Two Chinese journalists face corruption charges in Shanxi

New York, December 16, 2008–Police should observe Chinese law and proceed transparently in the investigation of two journalists arrested on bribery charges in northern Shanxi province, the Committee to Protect Journalists said today. 

Shanxi public security officials told local journalists on Monday that Guan Jian, a reporter for Beijing-based weekly Wangluo Bao (Network News) who had been missing for 15 days, is in custody in neighboring Hubei province on suspicion of accepting bribes, according to local news reports. According to Chinese law, authorities must inform family or colleagues of an arrest within 24 hours.

In a separate case, four plainclothes officers from Taiyuan arrested another journalist, Li Min, from state-run China Central Television–also on bribery charges–in her Beijing home on December 4, according to Beijing Qingnian Bao (Beijing Youth Daily).

“Investigations into bribery charges should be transparent and fully conducted according to Chinese law,” said Bob Dietz, CPJ’s Asia program coordinator. “We are concerned that bribery allegations can be easily fabricated to wrongfully imprison journalists who dig too deeply in an investigation.”

Guan Jian had been reporting on irregular land deals involving a local real estate company in Taiyuan, Shanxi’s capital, for his newspaper, a Science Times Media Group publication affiliated with the Chinese Academy of Sciences. Security surveillance footage in a hotel in the city shows five men bundling Guan into a waiting vehicle on December 1, local and international news reports said. He has not been in contact with family or colleagues since then. Guan’s son, Guan Yufei, reported his father missing to local police on December 7, according to Beijing-based financial news magazine Caijing. 

Public security officials in the city of Zhangjiakou in neighboring Hebei province told local journalists on Tuesday that Guan had been detained on suspicion of accepting bribes in Taiyuan on December 1, Caijing reported, but no explanation for the 15-day lapse before making his status public was published.

Authorities have accused CCTV journalist Li Min of accepting gifts from the brother of a businessman involved in a corruption story she was working on, according to local news reports. Some local commentators questioned the fact that the arrest was ordered by a Shanxi district prosecutor implicated in Li’s report. But the country’s highest agency responsible for prosecutions and investigations, the Supreme People’s Procuratorate, approved the district prosecutor’s jurisdiction over the case despite the possible conflict of interest, local news reports said.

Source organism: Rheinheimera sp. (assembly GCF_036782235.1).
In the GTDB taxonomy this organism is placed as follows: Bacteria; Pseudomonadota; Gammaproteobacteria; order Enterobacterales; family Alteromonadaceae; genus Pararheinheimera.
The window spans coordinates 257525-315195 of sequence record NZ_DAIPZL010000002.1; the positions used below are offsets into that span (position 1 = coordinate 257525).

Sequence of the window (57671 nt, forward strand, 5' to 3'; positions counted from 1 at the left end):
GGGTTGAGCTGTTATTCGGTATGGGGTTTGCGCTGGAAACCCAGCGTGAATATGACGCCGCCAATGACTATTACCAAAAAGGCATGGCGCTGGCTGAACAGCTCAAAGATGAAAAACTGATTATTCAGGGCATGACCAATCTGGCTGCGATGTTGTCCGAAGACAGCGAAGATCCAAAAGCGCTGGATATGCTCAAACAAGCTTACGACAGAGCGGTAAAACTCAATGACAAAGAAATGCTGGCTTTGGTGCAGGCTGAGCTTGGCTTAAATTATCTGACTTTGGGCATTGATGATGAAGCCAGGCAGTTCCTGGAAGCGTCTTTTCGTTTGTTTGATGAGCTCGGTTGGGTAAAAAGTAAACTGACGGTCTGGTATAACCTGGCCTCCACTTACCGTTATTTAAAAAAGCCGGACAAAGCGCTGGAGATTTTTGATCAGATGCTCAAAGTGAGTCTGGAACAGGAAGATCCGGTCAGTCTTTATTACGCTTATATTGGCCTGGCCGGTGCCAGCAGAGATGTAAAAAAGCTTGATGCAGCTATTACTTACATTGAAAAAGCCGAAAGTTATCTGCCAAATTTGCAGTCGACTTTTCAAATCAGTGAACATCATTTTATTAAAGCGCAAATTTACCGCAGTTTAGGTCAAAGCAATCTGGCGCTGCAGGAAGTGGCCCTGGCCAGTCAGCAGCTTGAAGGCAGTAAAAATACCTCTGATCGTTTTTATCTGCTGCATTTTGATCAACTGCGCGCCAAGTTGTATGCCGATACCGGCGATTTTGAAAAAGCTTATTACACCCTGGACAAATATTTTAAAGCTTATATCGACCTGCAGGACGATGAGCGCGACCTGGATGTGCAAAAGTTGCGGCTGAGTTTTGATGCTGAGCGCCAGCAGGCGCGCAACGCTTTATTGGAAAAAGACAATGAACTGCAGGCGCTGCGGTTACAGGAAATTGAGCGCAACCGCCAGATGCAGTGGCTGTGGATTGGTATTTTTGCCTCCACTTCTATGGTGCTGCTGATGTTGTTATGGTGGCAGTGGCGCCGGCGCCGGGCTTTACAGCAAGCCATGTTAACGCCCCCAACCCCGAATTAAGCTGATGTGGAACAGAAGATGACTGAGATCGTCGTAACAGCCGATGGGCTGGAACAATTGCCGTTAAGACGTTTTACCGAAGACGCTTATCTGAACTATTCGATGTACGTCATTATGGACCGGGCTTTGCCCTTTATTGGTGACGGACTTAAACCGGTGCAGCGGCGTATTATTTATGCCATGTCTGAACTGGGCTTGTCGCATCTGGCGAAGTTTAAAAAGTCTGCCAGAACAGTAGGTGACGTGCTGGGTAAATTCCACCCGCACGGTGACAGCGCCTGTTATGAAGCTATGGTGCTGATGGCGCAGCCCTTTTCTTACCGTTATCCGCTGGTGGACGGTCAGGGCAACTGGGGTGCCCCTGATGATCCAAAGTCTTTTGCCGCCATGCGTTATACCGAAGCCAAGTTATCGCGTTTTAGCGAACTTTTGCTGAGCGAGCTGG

Corrupt practices exist in Chinese journalism. Gifts or cash payments, made to those carrying press credentials in return for publishing or withholding a story, are common practice, leading to concerns among local media analysts about editorial integrity.

Recent debates about media ethics have cited several cases from Shanxi province. Local journalist Lan Chenzhang was beaten to death at the site of a Shanxi mine accident in January 2007. Police accused him of posing as a journalist to extort money from the mine owners. In October, Hong Kong University’s China Media Project Web site reported Chinese newspapers had raised the issue again following another mining disaster in Shanxi’s Linfen city. Some journalists–and people posing as journalists–reportedly lined up to receive “gag fees” in exchange for suppressing the story.

“There is no question that local authorities in China are in the habit of using charges of corruption to target reporters who are uncovering stories,” David Bandurski, at the China Media Project, told CPJ by e-mail. “But there is also little question that corruption in China’s media is a worsening problem. A general lack of transparency and fairness–in the press, in the courts, in law enforcement–makes it very difficult to know what to make of any one particular case,” Bandurski said.